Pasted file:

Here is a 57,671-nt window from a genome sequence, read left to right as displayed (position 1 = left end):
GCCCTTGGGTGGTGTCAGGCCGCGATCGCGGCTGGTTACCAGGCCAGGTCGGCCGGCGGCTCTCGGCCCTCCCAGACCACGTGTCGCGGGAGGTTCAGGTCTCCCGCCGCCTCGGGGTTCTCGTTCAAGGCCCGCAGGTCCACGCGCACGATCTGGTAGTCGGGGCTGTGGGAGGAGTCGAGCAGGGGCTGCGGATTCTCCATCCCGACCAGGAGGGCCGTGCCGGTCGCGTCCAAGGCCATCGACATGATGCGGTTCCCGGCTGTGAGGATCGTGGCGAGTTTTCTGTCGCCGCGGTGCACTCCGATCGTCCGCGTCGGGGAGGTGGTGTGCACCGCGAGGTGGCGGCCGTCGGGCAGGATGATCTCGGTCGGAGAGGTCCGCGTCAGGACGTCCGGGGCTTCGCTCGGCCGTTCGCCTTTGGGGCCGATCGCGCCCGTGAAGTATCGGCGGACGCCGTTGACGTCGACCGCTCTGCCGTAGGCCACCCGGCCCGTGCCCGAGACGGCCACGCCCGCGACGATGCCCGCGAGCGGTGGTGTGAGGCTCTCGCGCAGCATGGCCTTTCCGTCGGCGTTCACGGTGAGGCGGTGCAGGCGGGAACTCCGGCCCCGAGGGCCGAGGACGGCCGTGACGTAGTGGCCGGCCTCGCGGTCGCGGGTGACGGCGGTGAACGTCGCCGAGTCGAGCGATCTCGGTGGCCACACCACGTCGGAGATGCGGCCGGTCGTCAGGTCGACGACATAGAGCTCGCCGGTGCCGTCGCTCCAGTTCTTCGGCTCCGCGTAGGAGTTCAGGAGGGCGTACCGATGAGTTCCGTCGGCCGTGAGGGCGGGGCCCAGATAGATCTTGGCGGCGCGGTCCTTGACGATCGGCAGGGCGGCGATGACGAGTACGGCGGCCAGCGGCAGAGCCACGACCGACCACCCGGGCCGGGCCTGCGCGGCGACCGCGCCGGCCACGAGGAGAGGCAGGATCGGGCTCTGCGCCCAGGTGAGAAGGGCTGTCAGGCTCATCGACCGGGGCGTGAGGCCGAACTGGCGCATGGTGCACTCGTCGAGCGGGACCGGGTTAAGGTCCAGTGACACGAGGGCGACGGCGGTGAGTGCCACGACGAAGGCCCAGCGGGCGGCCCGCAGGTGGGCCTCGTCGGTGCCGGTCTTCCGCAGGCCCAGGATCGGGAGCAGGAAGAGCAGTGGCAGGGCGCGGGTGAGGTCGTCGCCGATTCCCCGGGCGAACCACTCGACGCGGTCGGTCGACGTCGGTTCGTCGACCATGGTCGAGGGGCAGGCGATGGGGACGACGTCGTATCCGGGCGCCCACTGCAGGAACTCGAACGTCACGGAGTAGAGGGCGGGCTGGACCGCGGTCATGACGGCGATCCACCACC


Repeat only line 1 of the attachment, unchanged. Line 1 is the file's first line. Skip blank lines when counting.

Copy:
Here is a 57,671-nt window from a genome sequence, read left to right as displayed (position 1 = left end):